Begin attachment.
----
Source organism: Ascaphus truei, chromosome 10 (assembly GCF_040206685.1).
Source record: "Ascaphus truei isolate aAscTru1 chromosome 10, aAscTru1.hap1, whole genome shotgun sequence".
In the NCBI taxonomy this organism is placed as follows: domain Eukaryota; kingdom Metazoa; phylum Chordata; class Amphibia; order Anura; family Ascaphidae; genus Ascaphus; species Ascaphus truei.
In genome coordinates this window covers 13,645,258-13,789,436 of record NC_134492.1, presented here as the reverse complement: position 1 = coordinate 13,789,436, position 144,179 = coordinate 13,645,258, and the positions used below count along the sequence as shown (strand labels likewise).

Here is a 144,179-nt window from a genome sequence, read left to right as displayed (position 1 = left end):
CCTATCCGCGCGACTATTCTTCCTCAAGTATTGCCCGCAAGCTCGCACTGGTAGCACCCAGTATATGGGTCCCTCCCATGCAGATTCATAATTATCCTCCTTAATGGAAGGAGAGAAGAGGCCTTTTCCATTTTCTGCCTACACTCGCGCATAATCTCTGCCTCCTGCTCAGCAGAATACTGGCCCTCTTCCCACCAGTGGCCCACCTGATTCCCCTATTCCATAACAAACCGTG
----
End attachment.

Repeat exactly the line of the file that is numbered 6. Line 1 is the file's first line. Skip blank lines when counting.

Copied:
CCTATCCGCGCGACTATTCTTCCTCAAGTATTGCCCGCAAGCTCGCACTGGTAGCACCCAGTATATGGGTCCCTCCCATGCAGATTCATAATTATCCTCCTTAATGGAAGGAGAGAAGAGGCCTTTTCCATTTTCTGCCTACACTCGCGCATAATCTCTGCCTCCTGCTCAGCAGAATACTGGCCCTCTTCCCACCAGTGGCCCACCTGATTCCCCTATTCCATAACAAACCGTG